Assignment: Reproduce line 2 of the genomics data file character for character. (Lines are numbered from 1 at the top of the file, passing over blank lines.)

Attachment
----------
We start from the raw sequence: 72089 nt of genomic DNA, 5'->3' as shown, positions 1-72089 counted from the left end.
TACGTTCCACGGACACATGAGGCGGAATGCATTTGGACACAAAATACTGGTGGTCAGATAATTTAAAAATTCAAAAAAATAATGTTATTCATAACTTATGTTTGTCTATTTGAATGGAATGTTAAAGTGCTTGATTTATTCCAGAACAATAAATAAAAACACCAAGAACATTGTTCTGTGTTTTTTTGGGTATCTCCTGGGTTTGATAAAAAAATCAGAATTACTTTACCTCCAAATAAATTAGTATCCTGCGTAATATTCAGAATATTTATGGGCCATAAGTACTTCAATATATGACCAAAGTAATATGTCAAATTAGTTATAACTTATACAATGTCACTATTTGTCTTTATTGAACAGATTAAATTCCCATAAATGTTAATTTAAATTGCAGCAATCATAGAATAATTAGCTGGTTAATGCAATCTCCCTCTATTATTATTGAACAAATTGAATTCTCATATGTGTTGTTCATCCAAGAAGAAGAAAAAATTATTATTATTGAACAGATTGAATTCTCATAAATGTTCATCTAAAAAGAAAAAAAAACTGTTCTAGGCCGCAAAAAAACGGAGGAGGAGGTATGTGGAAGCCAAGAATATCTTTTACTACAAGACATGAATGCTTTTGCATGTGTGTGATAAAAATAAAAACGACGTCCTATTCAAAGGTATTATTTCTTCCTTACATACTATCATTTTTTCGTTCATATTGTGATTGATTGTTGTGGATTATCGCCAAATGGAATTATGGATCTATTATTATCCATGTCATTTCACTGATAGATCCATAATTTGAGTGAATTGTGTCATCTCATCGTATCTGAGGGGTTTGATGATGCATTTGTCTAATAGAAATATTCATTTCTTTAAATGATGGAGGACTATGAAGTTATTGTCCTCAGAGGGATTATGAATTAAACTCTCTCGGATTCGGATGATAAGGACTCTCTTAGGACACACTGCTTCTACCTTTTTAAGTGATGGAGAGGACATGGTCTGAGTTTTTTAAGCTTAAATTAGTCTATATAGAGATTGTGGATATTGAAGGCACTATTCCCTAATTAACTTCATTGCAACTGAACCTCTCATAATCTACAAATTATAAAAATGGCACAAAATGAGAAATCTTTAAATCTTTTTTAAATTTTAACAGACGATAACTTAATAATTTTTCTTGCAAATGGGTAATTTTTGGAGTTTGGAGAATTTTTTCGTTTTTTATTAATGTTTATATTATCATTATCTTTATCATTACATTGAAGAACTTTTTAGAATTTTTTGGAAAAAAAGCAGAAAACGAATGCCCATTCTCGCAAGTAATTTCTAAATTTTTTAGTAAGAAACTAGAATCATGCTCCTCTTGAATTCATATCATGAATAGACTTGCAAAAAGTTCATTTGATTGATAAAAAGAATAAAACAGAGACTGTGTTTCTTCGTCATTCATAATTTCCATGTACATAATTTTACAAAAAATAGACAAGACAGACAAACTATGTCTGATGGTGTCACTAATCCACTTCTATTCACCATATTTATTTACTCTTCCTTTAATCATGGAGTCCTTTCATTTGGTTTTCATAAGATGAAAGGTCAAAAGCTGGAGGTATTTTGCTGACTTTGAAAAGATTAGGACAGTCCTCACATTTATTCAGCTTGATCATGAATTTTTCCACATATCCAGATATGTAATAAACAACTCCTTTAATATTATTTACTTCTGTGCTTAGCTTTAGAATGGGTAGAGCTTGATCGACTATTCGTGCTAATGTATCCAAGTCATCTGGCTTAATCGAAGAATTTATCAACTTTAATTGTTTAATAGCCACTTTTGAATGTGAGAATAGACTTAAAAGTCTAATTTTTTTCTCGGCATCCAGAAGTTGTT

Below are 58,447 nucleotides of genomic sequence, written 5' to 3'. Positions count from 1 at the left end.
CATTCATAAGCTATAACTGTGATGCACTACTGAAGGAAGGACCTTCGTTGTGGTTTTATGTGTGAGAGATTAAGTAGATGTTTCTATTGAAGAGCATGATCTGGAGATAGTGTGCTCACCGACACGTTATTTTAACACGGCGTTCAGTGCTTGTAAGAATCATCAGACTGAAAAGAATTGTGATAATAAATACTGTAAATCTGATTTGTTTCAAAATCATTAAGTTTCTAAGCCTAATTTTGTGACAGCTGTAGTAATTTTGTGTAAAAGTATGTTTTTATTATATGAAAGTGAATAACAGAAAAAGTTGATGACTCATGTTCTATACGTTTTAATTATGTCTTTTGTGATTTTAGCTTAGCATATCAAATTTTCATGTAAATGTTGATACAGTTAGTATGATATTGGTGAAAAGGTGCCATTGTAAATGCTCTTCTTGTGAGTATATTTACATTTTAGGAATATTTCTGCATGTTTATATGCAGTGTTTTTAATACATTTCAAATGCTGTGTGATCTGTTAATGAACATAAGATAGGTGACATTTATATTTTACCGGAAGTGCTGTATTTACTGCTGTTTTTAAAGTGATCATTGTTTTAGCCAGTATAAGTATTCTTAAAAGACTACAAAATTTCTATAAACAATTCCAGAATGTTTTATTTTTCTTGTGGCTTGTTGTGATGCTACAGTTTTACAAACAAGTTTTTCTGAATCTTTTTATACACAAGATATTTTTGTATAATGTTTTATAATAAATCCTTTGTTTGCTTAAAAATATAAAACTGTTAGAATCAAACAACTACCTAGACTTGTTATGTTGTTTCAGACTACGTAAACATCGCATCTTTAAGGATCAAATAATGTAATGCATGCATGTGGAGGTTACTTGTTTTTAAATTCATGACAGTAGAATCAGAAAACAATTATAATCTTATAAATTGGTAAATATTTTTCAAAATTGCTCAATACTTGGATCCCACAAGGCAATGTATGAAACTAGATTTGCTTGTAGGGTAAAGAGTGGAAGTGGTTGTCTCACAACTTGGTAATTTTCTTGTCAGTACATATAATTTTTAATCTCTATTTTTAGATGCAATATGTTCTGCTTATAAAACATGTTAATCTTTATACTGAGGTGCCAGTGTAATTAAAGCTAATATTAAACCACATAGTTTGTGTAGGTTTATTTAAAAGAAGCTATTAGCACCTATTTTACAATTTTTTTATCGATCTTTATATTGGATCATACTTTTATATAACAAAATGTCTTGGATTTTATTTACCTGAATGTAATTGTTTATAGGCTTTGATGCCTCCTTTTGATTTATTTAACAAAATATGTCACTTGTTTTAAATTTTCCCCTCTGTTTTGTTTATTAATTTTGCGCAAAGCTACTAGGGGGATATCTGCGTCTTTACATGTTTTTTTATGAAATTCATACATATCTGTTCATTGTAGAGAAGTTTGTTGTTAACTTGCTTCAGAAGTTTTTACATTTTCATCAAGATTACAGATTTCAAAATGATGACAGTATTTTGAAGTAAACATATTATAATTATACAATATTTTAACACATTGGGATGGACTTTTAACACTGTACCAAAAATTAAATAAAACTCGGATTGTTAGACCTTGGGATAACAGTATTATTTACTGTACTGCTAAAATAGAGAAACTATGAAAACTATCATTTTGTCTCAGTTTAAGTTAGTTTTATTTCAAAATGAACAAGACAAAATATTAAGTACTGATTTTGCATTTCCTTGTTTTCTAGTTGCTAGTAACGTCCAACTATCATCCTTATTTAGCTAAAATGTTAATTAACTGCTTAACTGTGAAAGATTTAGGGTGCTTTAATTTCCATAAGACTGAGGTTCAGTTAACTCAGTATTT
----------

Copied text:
TACGTTCCACGGACACATGAGGCGGAATGCATTTGGACACAAAATACTGGTGGTCAGATAATTTAAAAATTCAAAAAAATAATGTTATTCATAACTTATGTTTGTCTATTTGAATGGAATGTTAAAGTGCTTGATTTATTCCAGAACAATAAATAAAAACACCAAGAACATTGTTCTGTGTTTTTTTGGGTATCTCCTGGGTTTGATAAAAAAATCAGAATTACTTTACCTCCAAATAAATTAGTATCCTGCGTAATATTCAGAATATTTATGGGCCATAAGTACTTCAATATATGACCAAAGTAATATGTCAAATTAGTTATAACTTATACAATGTCACTATTTGTCTTTATTGAACAGATTAAATTCCCATAAATGTTAATTTAAATTGCAGCAATCATAGAATAATTAGCTGGTTAATGCAATCTCCCTCTATTATTATTGAACAAATTGAATTCTCATATGTGTTGTTCATCCAAGAAGAAGAAAAAATTATTATTATTGAACAGATTGAATTCTCATAAATGTTCATCTAAAAAGAAAAAAAAACTGTTCTAGGCCGCAAAAAAACGGAGGAGGAGGTATGTGGAAGCCAAGAATATCTTTTACTACAAGACATGAATGCTTTTGCATGTGTGTGATAAAAATAAAAACGACGTCCTATTCAAAGGTATTATTTCTTCCTTACATACTATCATTTTTTCGTTCATATTGTGATTGATTGTTGTGGATTATCGCCAAATGGAATTATGGATCTATTATTATCCATGTCATTTCACTGATAGATCCATAATTTGAGTGAATTGTGTCATCTCATCGTATCTGAGGGGTTTGATGATGCATTTGTCTAATAGAAATATTCATTTCTTTAAATGATGGAGGACTATGAAGTTATTGTCCTCAGAGGGATTATGAATTAAACTCTCTCGGATTCGGATGATAAGGACTCTCTTAGGACACACTGCTTCTACCTTTTTAAGTGATGGAGAGGACATGGTCTGAGTTTTTTAAGCTTAAATTAGTCTATATAGAGATTGTGGATATTGAAGGCACTATTCCCTAATTAACTTCATTGCAACTGAACCTCTCATAATCTACAAATTATAAAAATGGCACAAAATGAGAAATCTTTAAATCTTTTTTAAATTTTAACAGACGATAACTTAATAATTTTTCTTGCAAATGGGTAATTTTTGGAGTTTGGAGAATTTTTTCGTTTTTTATTAATGTTTATATTATCATTATCTTTATCATTACATTGAAGAACTTTTTAGAATTTTTTGGAAAAAAAGCAGAAAACGAATGCCCATTCTCGCAAGTAATTTCTAAATTTTTTAGTAAGAAACTAGAATCATGCTCCTCTTGAATTCATATCATGAATAGACTTGCAAAAAGTTCATTTGATTGATAAAAAGAATAAAACAGAGACTGTGTTTCTTCGTCATTCATAATTTCCATGTACATAATTTTACAAAAAATAGACAAGACAGACAAACTATGTCTGATGGTGTCACTAATCCACTTCTATTCACCATATTTATTTACTCTTCCTTTAATCATGGAGTCCTTTCATTTGGTTTTCATAAGATGAAAGGTCAAAAGCTGGAGGTATTTTGCTGACTTTGAAAAGATTAGGACAGTCCTCACATTTATTCAGCTTGATCATGAATTTTTCCACATATCCAGATATGTAATAAACAACTCCTTTAATATTATTTACTTCTGTGCTTAGCTTTAGAATGGGTAGAGCTTGATCGACTATTCGTGCTAATGTATCCAAGTCATCTGGCTTAATCGAAGAATTTATCAACTTTAATTGTTTAATAGCCACTTTTGAATGTGAGAATAGACTTAAAAGTCTAATTTTTTTCTCGGCATCCAGAAGTTGTT